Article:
He said a Labour government would have to postpone some of the things it wanted to do because of the state of the economy. He said:
We will inherit an economy that’s been damaged by the last 12 weeks and the last 12 years, and we need to fundamentally accept that as an incoming government …
Restoring stability is key … If that means there are things - good Labour things - which we can’t do as quickly as we would like, then that is a consequence of that security.
According to the Mirror’s Dan Bloom, Keir Starmer hosted executives from businesses including the arms firm BAE Systems at an event in his Commons office last night where they watched Wales play in the world cup.
Tories accuse Starmer of abandoning his pledge in Labour leadership contest to 'defend free movement'
The Conservative party has responded to Keir Starmer’s speech by pointing out that his new approach to labour immigration is the opposite of what he was proposing when he stood for Labour leader. At the time Starmer said he supported “free movement”, which is what the Labour conference voted for in 2019 (although quite what that would mean after the UK left the EU, and automatic free movement for EU workers ended, was never fully set out by those who championed the notion).
My Guardian colleague Owen Jones, who is not a Conservative, has been making exactly the same point.
It may not be wise for CCHQ to start complaining about leaders not keeping their election campaign promises because recently No 10 said that Rishi Sunak is reviewing all the policies he proposed when he stood for leader in the summer to see if they are still deliverable.
These, though, were promises made in a campaign that Sunak lost. When Sunak stood again, he did not make any pledges, or do any public campaigning, at all.
Lucy Fisher from Times Radio says some Tories think as many as 80 of their colleagues could decide to stand down at the next election. MPs have been asked to tell CCHQ if they intend to leave, or stand again, by 5 December. (See 10.56am.)
Here is the full text of Keir Starmer’s speech to the CBI.
I have beefed up the post at 10.34am to include the full quote from Keir Starmer saying Labour would not rejoin the single market or the customs union, but explaining how he does think the current Brexit arrangements can be improved. You may need to refresh the page to get the update to appear.
Former DWP secretary Chloe Smith says she is standing down at next election
The former work and pensions secretary Chloe Smith has announced she will stand down at the next election, ahead of a December deadline for Tory candidates.
The Guardian understands that Tory MPs have been asked to express their preferences for the next election by 5 December, which is also the closing of the final consultation on the boundary review.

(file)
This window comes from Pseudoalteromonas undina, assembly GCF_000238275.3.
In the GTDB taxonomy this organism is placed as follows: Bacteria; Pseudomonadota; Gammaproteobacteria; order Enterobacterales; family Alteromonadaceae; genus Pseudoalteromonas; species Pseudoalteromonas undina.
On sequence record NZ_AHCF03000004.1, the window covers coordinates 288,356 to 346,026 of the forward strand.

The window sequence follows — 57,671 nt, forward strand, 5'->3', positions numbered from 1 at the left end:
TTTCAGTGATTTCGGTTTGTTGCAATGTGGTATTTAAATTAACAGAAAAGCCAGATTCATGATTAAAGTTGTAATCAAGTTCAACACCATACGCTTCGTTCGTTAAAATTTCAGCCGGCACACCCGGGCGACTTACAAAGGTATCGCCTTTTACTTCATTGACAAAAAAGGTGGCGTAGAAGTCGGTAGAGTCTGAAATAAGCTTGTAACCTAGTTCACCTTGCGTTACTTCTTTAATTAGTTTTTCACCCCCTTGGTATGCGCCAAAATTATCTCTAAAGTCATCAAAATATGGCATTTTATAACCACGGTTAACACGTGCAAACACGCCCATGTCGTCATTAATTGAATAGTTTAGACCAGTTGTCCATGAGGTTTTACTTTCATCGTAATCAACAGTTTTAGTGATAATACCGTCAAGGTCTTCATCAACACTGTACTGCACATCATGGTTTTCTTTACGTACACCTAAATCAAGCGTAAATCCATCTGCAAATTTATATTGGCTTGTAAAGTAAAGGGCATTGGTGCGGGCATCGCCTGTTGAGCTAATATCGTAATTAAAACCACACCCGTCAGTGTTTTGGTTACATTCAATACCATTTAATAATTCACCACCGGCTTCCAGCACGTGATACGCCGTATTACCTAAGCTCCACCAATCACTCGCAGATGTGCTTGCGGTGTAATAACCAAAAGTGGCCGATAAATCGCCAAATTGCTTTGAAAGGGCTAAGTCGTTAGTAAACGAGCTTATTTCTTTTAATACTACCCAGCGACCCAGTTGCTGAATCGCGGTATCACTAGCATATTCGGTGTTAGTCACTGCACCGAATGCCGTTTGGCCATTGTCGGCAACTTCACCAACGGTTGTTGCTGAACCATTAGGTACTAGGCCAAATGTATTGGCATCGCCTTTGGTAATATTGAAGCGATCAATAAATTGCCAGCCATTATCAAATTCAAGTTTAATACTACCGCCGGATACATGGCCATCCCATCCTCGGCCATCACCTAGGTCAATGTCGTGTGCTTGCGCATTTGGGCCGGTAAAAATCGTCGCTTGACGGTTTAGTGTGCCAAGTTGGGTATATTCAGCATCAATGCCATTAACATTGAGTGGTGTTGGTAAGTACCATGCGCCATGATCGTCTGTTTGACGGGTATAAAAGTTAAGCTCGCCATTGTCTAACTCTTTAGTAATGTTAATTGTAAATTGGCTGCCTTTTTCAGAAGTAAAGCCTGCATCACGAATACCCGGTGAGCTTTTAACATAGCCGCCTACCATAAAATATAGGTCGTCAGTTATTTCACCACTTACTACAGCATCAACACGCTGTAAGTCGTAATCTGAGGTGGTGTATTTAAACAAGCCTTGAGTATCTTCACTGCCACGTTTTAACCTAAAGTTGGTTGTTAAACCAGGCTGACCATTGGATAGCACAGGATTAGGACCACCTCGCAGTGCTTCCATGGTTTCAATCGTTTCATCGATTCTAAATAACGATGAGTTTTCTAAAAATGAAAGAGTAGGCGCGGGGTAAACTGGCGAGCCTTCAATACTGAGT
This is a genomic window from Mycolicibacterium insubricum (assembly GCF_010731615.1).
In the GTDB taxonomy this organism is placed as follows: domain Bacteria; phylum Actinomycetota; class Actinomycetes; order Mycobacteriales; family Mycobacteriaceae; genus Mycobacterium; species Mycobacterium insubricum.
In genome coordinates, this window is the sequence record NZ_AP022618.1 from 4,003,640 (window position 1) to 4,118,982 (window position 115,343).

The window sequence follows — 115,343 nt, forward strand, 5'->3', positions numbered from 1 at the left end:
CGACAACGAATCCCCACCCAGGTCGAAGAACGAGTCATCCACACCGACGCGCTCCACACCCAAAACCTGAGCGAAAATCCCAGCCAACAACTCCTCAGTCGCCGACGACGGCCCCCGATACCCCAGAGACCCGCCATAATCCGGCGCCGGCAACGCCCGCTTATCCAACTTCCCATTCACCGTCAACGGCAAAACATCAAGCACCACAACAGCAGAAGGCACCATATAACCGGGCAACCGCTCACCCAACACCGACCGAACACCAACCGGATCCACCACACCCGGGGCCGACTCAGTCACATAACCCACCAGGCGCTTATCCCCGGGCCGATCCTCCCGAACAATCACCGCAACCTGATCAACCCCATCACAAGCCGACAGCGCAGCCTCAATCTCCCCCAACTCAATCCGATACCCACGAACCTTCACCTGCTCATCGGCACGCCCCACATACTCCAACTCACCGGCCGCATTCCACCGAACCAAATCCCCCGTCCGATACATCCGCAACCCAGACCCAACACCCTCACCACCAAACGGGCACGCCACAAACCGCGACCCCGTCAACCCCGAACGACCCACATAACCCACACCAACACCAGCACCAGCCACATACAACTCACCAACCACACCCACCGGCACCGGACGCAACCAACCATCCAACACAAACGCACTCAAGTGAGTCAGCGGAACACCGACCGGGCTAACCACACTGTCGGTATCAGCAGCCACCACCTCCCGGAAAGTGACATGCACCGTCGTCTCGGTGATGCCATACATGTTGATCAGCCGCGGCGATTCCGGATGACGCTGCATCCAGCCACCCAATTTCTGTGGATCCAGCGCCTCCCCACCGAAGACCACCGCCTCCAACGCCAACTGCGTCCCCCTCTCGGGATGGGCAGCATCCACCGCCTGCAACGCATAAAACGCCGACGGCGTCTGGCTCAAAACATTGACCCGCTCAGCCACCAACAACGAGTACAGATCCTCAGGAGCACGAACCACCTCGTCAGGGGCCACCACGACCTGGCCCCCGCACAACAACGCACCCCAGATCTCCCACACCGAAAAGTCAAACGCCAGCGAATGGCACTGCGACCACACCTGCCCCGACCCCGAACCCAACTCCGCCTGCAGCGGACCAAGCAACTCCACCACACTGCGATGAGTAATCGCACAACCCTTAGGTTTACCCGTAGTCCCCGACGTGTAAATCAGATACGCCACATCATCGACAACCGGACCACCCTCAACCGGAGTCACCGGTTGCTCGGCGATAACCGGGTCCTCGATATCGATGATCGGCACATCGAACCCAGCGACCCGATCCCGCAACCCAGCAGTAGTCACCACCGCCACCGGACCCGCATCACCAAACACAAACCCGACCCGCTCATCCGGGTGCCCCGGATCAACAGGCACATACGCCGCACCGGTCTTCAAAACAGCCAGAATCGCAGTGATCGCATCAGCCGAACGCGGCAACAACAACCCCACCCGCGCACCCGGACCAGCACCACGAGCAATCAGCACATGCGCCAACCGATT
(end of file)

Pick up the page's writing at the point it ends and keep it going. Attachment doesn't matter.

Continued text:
Smith won her Norwich North seat in a 2009 byelection against Labour and increased her majority to 4,793 in 2019, but had a tiny majority of just 507 votes in 2017. On current polling, Smith would be likely to lose her seat to Labour.
Smith was briefly in the cabinet under Liz Truss and held a variety of junior ministerial positions but returned to the backbenches under Sunak. When first elected, aged 27, Smith was the youngest MP in the Commons and also had a bout with breast cancer during her time as an MP.
She said in a statement:
I hope I’ve been able to make a difference, locally and nationally. In 2024, after 15 years of service, it will be the right time to step back, for me and my young family.
Starmer says he has 'turned Labour party inside out' since Corbyn era and transformed its relations with business
Q: Can we trust your party, given its recent history?
Starmer says he wants to stress “the Labour party has changed.” He goes on: “We have turned the Labour party inside out.”
And he has taken the Labour party with him, he says.
He is talking about the change from the Jeremy Corbyn era, and the transformation in Labour’s approach to business.
He says that was clear at the Labour party’s recent conference.
This Labour party has changed. There is no going back. And it is united behind what we are trying to achieve.
The last Labour conference was the best since 1996, he says.
And that’s the end of the Q&A.
I will post a summary of the speech and Q&A soon.
Q: What would you do to allow new entrants to the decarbonised electricity market?
Starmer says he wants to use his proposed GB Energy publicly-owned company as a catalyst for innovation.
Q: What do you want from business to help you achieve your priorities?
Starmer says he wants better public services. But that requires growth.
There are different models of growth. You could just focus on London and the south-east, and then redistribute the wealth from there to the rest of the country.
But that is not the model he wants, he says. He wants growth spread more widely.
He says he wants proper business engagement. And that does not just mean having a cup of tea with local business. It means working with business as the party develops policy.
Those were all questions from journalists. Starmer is now taking questions from CBI members.
Q: What is your priority for growth?
Starmer says it is the clean power plan for 2030.
Starmer confirms Labour would not take UK back into single market or customs union